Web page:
The term ‘public art’ properly refers to works of art in any media that have been planned and executed with the specific intention of being sited or staged in the physical public domain, usually outside and accessible to all. The term is especially significant within the art world, amongst curators, commissioning bodies and practitioners of public art, to whom it signifies a particular working practice, often with implications of site specificity, community involvement and collaboration. The term is sometimes also applied to include any art which is exhibited in a public space including publicly accessible buildings.
In recent years, public art has increasingly begun to expand in scope and application — both into other wider and challenging areas of artform, and also across a much broader range of what might be called our ‘public realm’. Such cultural interventions have often been realised in response to creatively engaging a community’s sense of ‘place’ or ‘well-being’ in society. After all, a public right to experience such culture should not only be enjoyed as an optional extra, but is actually one of our basic human rights: A principle of the 1948 Universal Declaration of Human Rights states, at principle 27.1: “Everyone has the right freely to participate in the cultural life of the community, to enjoy the arts and to share in scientific advancement and its benefits.”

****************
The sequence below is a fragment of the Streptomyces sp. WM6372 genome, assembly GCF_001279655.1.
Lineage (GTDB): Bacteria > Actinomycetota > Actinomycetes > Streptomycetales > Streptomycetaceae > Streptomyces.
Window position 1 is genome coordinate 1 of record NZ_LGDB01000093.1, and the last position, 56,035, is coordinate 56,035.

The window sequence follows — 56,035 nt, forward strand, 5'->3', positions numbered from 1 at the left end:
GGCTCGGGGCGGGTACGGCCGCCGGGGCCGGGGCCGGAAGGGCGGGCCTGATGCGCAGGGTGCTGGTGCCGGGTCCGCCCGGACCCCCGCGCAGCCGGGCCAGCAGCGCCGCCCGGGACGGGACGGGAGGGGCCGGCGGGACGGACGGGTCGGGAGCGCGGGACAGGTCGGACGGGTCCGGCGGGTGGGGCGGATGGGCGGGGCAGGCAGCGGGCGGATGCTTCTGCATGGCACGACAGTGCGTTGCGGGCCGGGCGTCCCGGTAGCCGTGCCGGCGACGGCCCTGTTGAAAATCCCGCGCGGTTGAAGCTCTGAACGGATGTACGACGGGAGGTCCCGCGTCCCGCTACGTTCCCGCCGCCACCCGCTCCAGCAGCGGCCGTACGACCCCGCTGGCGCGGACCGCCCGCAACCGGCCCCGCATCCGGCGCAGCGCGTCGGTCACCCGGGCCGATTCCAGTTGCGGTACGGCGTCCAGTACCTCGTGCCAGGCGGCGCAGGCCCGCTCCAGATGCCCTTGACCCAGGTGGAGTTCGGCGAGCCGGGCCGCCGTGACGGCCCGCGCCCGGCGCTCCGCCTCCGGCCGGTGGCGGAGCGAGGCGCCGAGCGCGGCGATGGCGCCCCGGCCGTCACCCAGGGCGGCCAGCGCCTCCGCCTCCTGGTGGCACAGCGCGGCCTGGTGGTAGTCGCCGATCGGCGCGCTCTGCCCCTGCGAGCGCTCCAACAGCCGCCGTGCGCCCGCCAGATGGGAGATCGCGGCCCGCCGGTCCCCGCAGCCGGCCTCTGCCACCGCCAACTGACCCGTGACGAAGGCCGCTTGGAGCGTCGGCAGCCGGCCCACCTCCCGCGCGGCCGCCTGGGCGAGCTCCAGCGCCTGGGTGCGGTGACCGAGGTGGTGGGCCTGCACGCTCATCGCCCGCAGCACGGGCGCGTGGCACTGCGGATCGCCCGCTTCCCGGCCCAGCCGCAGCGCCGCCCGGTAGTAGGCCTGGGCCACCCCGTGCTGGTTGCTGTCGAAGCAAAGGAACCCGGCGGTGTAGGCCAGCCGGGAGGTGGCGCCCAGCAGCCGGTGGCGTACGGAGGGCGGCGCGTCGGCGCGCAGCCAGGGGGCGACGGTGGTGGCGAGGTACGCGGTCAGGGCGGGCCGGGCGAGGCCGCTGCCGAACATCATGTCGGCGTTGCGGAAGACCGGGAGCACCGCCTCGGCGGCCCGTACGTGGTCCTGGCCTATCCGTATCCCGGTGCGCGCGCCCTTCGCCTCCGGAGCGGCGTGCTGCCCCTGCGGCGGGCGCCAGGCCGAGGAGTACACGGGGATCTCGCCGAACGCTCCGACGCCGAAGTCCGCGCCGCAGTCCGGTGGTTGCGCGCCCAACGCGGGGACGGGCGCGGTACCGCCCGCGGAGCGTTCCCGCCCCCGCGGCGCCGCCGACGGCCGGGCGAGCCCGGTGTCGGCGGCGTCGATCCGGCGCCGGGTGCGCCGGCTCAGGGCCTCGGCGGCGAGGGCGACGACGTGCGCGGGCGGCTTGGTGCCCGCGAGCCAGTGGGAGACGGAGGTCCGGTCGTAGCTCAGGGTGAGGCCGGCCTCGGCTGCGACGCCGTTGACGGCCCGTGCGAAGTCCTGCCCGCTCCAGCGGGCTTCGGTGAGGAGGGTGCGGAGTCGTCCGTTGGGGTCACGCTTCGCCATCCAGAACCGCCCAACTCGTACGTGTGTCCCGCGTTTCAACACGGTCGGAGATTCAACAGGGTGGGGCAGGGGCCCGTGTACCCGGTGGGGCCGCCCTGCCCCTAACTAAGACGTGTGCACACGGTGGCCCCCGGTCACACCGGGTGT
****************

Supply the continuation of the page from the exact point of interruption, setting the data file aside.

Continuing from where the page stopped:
For more information on Public Art as a movement, click on this link to Wikipedia.